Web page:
The explorer Jacques Soustelle called Bonampak "a pictorial encyclopedia of a Mayan city." Built along the Lacanjá River in the seventh and eighth centuries and eventually abandoned to the jungle, the city remained undiscovered until 1946. Even now it remains more difficult to get to than most other Maya sites (save for Yaxchilán, which still requires a one-hour jungle boat ride to reach). Bonampak means "painted walls" in Maya, and the site is known for just that: beautiful murals depicting the life of the ancient Maya. The three-roomed Templo de las Pinturas has remarkably well-preserved murals still bearing ochre and faience colors.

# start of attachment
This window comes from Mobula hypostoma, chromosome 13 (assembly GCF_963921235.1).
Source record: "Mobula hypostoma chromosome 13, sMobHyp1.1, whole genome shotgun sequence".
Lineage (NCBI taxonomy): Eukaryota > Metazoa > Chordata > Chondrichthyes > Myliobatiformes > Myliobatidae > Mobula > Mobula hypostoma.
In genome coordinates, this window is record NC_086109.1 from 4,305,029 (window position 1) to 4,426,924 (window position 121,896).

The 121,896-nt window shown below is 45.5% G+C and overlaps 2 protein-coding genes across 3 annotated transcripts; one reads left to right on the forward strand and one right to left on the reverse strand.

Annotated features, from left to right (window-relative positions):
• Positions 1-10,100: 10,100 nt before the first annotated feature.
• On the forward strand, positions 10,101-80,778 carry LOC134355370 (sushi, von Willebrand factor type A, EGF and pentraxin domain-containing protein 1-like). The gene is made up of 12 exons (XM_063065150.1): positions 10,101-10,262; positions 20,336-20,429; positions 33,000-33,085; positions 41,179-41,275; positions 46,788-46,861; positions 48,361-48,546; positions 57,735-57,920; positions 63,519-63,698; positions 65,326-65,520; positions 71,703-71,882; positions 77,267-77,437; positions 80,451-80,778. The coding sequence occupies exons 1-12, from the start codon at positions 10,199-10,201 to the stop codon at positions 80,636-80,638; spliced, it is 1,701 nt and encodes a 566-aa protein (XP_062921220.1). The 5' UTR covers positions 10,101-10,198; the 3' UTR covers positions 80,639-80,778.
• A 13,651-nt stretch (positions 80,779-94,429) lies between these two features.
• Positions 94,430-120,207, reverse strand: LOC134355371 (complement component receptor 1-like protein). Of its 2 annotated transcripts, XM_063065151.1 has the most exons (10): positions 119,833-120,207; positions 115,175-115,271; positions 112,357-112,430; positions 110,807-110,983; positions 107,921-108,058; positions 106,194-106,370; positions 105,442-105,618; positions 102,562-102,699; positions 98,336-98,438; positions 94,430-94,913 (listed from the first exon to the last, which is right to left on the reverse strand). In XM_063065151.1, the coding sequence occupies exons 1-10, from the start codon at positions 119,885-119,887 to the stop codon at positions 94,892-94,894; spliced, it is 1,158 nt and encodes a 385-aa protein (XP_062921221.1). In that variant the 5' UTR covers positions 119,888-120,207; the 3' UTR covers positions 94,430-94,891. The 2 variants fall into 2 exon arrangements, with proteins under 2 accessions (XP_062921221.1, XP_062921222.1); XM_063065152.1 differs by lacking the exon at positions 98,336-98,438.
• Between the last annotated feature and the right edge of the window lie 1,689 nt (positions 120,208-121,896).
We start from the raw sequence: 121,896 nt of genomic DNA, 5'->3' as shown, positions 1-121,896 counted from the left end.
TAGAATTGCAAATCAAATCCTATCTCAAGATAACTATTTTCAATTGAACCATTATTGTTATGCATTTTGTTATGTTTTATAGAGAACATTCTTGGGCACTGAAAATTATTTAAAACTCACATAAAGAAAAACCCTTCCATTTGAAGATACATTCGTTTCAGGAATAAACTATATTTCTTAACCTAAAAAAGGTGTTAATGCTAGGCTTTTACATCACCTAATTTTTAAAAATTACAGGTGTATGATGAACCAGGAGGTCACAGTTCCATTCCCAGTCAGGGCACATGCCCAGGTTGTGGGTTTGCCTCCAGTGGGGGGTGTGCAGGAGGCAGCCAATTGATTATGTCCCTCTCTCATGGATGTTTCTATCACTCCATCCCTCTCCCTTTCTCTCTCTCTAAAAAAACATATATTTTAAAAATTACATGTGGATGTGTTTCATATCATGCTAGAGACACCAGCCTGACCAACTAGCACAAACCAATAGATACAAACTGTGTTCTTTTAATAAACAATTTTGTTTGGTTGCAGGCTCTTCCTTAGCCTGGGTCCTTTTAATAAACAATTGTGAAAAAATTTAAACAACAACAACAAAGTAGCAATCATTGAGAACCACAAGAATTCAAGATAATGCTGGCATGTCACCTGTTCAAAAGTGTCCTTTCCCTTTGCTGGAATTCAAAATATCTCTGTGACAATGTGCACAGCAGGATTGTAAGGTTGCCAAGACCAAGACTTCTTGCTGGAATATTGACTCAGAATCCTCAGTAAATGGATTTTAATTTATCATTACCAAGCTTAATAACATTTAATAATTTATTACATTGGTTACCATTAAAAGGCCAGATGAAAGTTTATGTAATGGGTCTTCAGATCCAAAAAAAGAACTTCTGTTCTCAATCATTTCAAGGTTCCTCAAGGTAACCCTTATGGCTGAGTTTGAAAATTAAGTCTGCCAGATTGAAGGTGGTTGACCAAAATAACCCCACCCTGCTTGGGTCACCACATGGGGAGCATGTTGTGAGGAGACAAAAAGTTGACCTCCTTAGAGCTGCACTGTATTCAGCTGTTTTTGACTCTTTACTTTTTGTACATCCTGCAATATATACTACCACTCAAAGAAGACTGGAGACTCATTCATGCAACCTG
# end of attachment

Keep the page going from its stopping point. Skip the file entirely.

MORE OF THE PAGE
A well-preserved painted battle scene at Bonampak.